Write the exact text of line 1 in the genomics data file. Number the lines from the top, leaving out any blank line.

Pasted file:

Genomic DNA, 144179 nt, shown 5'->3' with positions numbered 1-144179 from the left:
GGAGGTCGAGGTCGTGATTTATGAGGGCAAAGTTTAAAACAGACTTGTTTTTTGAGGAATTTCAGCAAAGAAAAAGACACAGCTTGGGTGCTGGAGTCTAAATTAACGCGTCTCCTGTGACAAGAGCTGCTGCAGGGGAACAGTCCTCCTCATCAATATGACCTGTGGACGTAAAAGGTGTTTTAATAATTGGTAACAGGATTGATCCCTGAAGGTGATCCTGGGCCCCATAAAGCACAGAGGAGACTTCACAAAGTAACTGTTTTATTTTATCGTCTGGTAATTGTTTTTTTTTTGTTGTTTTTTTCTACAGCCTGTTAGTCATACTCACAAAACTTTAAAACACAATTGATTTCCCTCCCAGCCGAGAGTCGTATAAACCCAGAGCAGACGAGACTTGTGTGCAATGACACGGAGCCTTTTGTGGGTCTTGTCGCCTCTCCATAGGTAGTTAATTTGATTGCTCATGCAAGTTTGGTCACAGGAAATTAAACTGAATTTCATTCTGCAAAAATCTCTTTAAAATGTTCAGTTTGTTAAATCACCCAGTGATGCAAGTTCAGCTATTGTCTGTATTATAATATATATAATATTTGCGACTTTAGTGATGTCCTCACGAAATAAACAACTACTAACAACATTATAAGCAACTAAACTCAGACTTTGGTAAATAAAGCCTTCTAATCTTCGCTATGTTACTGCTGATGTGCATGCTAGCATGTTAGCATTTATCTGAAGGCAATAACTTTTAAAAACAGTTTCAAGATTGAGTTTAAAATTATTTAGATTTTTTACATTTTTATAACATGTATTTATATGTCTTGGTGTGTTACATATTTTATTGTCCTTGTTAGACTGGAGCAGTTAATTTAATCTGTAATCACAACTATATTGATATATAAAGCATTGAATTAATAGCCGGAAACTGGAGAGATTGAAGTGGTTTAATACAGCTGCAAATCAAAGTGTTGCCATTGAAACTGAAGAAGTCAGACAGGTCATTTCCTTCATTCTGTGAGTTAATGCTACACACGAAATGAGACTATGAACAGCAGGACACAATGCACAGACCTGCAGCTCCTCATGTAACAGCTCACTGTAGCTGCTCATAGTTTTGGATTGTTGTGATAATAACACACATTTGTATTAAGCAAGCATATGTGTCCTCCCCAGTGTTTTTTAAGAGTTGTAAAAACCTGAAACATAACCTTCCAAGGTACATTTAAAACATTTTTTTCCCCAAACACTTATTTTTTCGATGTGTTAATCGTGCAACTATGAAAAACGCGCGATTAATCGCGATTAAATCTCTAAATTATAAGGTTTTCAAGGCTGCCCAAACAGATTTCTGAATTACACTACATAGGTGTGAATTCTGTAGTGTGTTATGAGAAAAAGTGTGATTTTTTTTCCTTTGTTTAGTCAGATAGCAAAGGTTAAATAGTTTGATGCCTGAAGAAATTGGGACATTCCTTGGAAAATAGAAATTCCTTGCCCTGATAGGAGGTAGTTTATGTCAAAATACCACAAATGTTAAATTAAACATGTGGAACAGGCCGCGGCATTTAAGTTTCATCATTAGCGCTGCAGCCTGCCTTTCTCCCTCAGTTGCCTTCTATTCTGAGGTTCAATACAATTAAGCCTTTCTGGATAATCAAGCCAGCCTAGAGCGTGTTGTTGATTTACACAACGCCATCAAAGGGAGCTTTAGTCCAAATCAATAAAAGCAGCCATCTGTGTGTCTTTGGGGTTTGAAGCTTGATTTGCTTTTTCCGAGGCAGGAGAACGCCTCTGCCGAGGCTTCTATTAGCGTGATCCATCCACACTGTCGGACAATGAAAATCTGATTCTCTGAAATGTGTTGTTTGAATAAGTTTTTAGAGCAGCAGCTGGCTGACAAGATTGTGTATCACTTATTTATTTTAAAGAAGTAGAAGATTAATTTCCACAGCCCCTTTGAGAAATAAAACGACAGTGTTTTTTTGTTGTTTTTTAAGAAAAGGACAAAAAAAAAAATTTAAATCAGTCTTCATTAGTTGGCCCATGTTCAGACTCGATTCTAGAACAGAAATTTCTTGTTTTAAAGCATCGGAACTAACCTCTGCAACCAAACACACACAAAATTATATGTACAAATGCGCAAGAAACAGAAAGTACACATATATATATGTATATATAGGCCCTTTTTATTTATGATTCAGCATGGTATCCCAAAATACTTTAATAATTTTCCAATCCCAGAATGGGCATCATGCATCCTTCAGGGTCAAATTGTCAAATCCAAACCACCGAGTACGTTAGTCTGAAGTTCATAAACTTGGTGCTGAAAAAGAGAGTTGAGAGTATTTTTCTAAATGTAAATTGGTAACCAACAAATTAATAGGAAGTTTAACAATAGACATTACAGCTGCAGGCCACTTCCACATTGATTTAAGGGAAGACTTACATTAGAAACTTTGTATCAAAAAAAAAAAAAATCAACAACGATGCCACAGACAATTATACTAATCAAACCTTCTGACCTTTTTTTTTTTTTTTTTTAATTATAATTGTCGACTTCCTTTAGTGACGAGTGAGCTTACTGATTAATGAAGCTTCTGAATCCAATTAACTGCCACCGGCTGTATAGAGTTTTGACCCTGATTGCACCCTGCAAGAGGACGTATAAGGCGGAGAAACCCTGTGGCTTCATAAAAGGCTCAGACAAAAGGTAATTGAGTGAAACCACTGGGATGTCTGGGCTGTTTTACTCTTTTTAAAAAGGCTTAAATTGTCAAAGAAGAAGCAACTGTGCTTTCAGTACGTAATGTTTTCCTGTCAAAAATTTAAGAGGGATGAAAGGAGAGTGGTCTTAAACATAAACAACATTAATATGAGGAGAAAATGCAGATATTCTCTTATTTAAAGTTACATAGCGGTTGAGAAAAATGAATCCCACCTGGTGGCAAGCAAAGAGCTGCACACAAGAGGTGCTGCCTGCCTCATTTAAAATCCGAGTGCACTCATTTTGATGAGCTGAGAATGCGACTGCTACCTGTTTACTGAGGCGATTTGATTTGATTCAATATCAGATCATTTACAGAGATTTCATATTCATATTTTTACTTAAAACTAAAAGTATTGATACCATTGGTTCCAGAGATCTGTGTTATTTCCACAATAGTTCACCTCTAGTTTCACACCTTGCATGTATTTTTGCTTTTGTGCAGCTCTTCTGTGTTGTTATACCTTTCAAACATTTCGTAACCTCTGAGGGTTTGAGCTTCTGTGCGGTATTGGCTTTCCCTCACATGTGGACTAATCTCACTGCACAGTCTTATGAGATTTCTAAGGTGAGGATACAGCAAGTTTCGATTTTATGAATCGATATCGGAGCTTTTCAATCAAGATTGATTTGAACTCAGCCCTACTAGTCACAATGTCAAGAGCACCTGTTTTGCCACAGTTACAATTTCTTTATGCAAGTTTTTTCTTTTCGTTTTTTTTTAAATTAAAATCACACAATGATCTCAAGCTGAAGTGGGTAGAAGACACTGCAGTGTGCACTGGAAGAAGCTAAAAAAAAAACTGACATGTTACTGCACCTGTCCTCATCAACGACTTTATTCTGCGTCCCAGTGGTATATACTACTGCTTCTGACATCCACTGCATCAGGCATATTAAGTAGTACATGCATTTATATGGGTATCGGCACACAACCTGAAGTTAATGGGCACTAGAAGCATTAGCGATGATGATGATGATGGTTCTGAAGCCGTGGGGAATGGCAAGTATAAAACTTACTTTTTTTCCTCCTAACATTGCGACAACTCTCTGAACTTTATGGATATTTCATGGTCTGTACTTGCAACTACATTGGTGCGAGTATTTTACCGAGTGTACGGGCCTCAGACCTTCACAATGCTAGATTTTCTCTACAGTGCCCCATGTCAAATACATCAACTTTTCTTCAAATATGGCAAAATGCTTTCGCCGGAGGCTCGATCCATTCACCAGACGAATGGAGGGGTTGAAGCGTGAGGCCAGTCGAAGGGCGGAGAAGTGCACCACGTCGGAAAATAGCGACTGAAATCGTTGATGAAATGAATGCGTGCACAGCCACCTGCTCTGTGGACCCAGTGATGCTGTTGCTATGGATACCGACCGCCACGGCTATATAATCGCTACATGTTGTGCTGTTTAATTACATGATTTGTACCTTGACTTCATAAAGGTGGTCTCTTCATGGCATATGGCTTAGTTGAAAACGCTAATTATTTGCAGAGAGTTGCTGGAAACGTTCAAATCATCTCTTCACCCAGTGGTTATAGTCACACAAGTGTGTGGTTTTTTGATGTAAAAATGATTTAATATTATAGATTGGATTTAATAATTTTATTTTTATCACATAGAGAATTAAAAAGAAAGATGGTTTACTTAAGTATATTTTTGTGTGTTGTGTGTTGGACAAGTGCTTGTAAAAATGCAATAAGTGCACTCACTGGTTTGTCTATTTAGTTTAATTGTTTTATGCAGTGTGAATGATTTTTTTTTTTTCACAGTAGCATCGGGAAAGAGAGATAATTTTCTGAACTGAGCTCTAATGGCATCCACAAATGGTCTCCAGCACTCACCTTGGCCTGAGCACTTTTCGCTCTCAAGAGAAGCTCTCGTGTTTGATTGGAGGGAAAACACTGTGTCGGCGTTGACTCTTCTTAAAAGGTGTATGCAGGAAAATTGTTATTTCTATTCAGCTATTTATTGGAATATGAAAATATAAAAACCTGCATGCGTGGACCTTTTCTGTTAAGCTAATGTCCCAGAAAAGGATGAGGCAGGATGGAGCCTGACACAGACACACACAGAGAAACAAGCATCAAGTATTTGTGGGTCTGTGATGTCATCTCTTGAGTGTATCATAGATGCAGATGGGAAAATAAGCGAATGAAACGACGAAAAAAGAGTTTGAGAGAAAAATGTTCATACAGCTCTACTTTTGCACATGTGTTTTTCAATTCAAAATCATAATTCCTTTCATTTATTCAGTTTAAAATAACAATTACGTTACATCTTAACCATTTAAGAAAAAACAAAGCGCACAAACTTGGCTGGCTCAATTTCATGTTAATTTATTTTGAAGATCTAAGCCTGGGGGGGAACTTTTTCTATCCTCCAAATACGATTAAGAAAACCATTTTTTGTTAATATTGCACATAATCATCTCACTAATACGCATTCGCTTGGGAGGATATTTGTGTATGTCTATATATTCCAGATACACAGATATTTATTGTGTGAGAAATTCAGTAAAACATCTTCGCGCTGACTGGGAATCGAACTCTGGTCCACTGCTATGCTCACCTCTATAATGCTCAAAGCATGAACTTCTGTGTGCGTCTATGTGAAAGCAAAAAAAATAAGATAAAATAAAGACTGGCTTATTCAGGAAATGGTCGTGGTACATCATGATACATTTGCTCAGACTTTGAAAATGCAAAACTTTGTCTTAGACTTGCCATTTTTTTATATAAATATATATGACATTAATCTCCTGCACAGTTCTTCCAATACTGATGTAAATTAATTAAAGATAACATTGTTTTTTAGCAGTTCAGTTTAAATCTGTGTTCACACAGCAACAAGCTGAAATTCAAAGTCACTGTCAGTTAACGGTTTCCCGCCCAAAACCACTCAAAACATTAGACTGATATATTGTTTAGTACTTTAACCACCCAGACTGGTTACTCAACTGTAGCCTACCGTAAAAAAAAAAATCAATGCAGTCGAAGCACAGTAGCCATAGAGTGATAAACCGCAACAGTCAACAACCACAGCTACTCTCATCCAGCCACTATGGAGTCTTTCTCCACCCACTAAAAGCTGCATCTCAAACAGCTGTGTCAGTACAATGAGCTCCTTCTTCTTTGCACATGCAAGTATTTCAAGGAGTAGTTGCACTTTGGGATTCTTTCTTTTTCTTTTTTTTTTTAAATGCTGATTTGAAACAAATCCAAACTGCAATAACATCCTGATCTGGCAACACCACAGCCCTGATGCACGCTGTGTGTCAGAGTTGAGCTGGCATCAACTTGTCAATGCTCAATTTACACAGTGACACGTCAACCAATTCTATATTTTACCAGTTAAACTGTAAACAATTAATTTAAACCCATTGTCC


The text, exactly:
Genomic DNA, 144179 nt, shown 5'->3' with positions numbered 1-144179 from the left: